One could presume that books were invented by married individuals so that they have a good excuse to enjoy their privacy. But while they are involved in a book, a vast world unfolds before them; it becomes the key to many secrets locations and longings.
One is bound to be disappointed to find a book without any letters and text; even though each book is in a way blank because it is the reader who completes it by interpreting it and making it relevant for himself. Actually a book cannot survive without a reader. For instance a book in Hebrew would be a useless object in a society that speaks Korean. Thus it is the reader who deciphers the language and transforms it into meaningful ideas. Rarely is a book liberated from the confines of a certain language and understood as a critique on language.
In Amna Ilyas’s new work, this aspect of language is explored. Majority of her work is made up of words or constructed in the form of books. Yet these books do not fall under the category of normal paper-bound volumes. Instead the artist has investigated the format of this product as a formal quest that has led to conceptual excursions.
Amid her solo exhibition at the Canvas Gallery Karachi (April 22-May 1, 2014), the artist has constructed books in a range of materials which appear close to paper but are drastically different from our usual experience with paper. In a number of works, books are created in transparent or opaque plastics which seem to substitute the whiteness of the paper. In these open books, one comes across pages on both sides, with either words etched on to the surface or straight lines or just hollow spaces.
Due to the immaculate fabrication of her work — to the extent that pages are spread like an actual book, or sheets are turned from their corners, like an actual paper exposed to heat and sun — a viewer tends to believe in the reality of these volumes. At the same time, one is aware of how the whole process of knowledge is part of a large act of power that creates an illusion of truth that is ephemeral and transitory but does not match with the truth.
Thus in her solo exhibition, plastic books appear too convincing but as soon as you try to leaf through one volume you realise the lack of that possibility, since the so-called pages are placed on top of each other and reveal their meagre merger and compromised compositions while touching. The interesting aspect of her work is the distance between real and imagined. It convinces a viewer about the reality of the book but the structure of the work defies the truth about the text. Instead, it challenges all the norms, dogmas, information and accepted version of facts.
The hollow space inside an open book can not communicate except the verbal noise (which surrounds us) that is no more than an exercise in rhetoric. These carved out books describe how our culture is more attuned to the tone of a text rather than its actual formulation. Like the rhythm of mathematical tables memorised by children at government schools, the public has grown on hearing proclamations about national pride, patriotism, glorious past and supremacy of local culture through talk shows, newspaper articles and public speeches. In addition to books, Amna Ilyas has made a number of crumpled pages on top of each other in plastic. The accuracy in fabrication and the sophistication in execution make these works remarkable and extend the artist’s concept of language being a tool as well as a taboo. The textured papers fabricated in plastic on top of each other or placed next to each other and overlapped on a wall depict a sense of sacred as well as profane, because if a sacred text is revered due to its historical significance, a secular document is admired because of its effect on a large community. The experience of these papers, which do not mean anything but seem significant, reveals the status of our state in which grave matters are attempted to be solved on a primary level.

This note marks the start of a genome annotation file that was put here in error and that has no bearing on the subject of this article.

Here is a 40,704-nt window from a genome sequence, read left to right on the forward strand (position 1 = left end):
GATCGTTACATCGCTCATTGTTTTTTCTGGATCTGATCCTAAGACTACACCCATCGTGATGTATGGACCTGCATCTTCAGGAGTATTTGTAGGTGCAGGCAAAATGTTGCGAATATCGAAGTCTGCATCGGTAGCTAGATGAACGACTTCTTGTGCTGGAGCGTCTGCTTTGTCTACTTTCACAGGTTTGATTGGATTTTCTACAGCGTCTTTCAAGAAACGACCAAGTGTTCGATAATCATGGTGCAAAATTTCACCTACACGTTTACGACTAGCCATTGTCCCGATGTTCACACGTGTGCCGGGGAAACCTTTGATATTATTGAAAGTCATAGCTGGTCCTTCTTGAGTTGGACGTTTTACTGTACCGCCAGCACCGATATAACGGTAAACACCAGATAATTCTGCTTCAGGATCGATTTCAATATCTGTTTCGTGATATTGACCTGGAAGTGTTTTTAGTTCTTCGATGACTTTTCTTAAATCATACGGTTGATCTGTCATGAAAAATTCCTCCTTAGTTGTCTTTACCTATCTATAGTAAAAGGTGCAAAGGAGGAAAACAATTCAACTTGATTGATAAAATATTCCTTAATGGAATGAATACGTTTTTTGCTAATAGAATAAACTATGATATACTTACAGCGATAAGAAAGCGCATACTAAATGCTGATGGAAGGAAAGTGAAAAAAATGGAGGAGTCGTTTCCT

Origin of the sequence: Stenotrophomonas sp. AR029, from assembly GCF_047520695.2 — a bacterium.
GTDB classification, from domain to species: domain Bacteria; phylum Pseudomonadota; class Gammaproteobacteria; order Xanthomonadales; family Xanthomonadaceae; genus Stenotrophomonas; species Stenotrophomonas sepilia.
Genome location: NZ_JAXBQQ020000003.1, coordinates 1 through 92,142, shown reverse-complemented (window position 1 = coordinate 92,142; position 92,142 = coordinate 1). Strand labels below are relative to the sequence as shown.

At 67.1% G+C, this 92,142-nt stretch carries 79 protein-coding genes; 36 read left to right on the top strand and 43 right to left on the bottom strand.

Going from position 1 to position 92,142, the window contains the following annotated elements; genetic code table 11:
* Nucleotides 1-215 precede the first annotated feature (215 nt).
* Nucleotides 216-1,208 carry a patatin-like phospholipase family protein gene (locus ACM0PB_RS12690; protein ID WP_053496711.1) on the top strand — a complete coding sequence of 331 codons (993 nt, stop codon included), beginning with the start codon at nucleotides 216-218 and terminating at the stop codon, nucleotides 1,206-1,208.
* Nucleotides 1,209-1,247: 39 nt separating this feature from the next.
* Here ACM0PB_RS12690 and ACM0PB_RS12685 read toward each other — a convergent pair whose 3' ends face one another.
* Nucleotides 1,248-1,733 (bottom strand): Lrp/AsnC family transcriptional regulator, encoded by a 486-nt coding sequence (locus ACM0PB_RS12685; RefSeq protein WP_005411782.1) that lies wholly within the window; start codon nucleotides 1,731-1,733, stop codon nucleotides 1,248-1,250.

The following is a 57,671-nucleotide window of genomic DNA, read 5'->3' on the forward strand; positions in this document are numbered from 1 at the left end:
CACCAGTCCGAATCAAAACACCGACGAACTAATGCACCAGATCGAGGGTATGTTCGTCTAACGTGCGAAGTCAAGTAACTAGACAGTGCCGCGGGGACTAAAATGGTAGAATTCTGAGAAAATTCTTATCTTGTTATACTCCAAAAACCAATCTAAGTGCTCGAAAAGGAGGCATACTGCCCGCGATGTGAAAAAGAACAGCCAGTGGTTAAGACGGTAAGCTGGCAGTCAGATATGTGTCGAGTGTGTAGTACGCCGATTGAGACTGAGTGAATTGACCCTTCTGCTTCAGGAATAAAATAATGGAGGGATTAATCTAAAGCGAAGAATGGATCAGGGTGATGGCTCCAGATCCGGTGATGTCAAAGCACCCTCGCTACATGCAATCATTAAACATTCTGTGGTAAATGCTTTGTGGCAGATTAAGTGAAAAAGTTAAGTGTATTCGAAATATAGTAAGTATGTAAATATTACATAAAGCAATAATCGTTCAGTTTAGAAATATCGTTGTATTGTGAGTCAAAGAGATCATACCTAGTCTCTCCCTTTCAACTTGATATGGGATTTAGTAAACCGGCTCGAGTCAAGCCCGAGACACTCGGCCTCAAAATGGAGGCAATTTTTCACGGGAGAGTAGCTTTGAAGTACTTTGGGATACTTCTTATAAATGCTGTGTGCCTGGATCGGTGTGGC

The power and play of langue does not stop here because, in a number of other works, Ilyas questions the position of text as an image; for instance a work in which the word ‘image’ is repeated and layered many times. Here the contradiction between the text being a meaningful entity or just a visual substance is invoked, a question that must have engaged the practitioners of Islamic calligraphy who were dealing with the difference between the content of sacred script and the art of transcribing beautiful forms.
In Ilyas’s works too, the distance between a readable text and a pictorially-pleasing image is fast creeping up, soon to disappear. The culmination of this quest and search of verbal expression and visual exploration is manifested in a body of works in which letters of alphabets, either in black or red, are superimposed on top of each other or occupy the surfaces of mirror-like materials. Here the artist is commenting upon the limitation of the language in comparison to visual expression; yet the work is an amalgamation of the both.
In Amna Ilyas’s work, even though it is all concocted with words, one detects a limitation of verbal expression which the artist has tried to surpass and conquer by transforming words and images. But the battle between the two still continues, even in the practice of art criticism.